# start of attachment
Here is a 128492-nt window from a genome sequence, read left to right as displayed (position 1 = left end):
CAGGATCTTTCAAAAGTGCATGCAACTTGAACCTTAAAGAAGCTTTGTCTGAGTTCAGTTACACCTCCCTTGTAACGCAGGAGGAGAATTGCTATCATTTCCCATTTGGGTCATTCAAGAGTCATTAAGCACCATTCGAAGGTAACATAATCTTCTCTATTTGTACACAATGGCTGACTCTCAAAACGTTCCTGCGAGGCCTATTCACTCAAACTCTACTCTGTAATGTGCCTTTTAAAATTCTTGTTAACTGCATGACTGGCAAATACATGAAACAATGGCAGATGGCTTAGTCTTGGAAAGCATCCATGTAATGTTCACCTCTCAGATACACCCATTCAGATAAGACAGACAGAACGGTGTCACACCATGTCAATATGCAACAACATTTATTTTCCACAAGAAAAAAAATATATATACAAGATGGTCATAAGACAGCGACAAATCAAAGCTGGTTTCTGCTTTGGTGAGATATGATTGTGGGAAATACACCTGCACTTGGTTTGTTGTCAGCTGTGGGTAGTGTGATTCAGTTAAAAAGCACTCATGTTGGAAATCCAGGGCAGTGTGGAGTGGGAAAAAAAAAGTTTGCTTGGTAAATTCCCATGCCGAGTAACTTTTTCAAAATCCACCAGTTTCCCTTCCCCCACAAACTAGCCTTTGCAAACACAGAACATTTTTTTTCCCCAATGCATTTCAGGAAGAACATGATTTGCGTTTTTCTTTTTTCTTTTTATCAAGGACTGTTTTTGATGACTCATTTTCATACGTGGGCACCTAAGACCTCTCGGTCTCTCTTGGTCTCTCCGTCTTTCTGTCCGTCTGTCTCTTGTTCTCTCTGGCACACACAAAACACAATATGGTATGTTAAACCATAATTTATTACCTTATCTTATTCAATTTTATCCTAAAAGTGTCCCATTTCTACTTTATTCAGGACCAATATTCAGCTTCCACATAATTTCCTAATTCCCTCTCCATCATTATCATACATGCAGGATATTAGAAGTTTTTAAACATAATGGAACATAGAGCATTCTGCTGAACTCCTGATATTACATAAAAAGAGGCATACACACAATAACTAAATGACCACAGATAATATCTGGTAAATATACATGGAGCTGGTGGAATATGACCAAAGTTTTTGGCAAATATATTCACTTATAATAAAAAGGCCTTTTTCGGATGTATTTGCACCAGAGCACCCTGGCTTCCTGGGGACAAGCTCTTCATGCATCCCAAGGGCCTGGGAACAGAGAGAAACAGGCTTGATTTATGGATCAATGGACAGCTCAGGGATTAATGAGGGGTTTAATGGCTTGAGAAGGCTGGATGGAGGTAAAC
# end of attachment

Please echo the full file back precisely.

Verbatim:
Here is a 128492-nt window from a genome sequence, read left to right as displayed (position 1 = left end):
CAGGATCTTTCAAAAGTGCATGCAACTTGAACCTTAAAGAAGCTTTGTCTGAGTTCAGTTACACCTCCCTTGTAACGCAGGAGGAGAATTGCTATCATTTCCCATTTGGGTCATTCAAGAGTCATTAAGCACCATTCGAAGGTAACATAATCTTCTCTATTTGTACACAATGGCTGACTCTCAAAACGTTCCTGCGAGGCCTATTCACTCAAACTCTACTCTGTAATGTGCCTTTTAAAATTCTTGTTAACTGCATGACTGGCAAATACATGAAACAATGGCAGATGGCTTAGTCTTGGAAAGCATCCATGTAATGTTCACCTCTCAGATACACCCATTCAGATAAGACAGACAGAACGGTGTCACACCATGTCAATATGCAACAACATTTATTTTCCACAAGAAAAAAAATATATATACAAGATGGTCATAAGACAGCGACAAATCAAAGCTGGTTTCTGCTTTGGTGAGATATGATTGTGGGAAATACACCTGCACTTGGTTTGTTGTCAGCTGTGGGTAGTGTGATTCAGTTAAAAAGCACTCATGTTGGAAATCCAGGGCAGTGTGGAGTGGGAAAAAAAAAGTTTGCTTGGTAAATTCCCATGCCGAGTAACTTTTTCAAAATCCACCAGTTTCCCTTCCCCCACAAACTAGCCTTTGCAAACACAGAACATTTTTTTTCCCCAATGCATTTCAGGAAGAACATGATTTGCGTTTTTCTTTTTTCTTTTTATCAAGGACTGTTTTTGATGACTCATTTTCATACGTGGGCACCTAAGACCTCTCGGTCTCTCTTGGTCTCTCCGTCTTTCTGTCCGTCTGTCTCTTGTTCTCTCTGGCACACACAAAACACAATATGGTATGTTAAACCATAATTTATTACCTTATCTTATTCAATTTTATCCTAAAAGTGTCCCATTTCTACTTTATTCAGGACCAATATTCAGCTTCCACATAATTTCCTAATTCCCTCTCCATCATTATCATACATGCAGGATATTAGAAGTTTTTAAACATAATGGAACATAGAGCATTCTGCTGAACTCCTGATATTACATAAAAAGAGGCATACACACAATAACTAAATGACCACAGATAATATCTGGTAAATATACATGGAGCTGGTGGAATATGACCAAAGTTTTTGGCAAATATATTCACTTATAATAAAAAGGCCTTTTTCGGATGTATTTGCACCAGAGCACCCTGGCTTCCTGGGGACAAGCTCTTCATGCATCCCAAGGGCCTGGGAACAGAGAGAAACAGGCTTGATTTATGGATCAATGGACAGCTCAGGGATTAATGAGGGGTTTAATGGCTTGAGAAGGCTGGATGGAGGTAAAC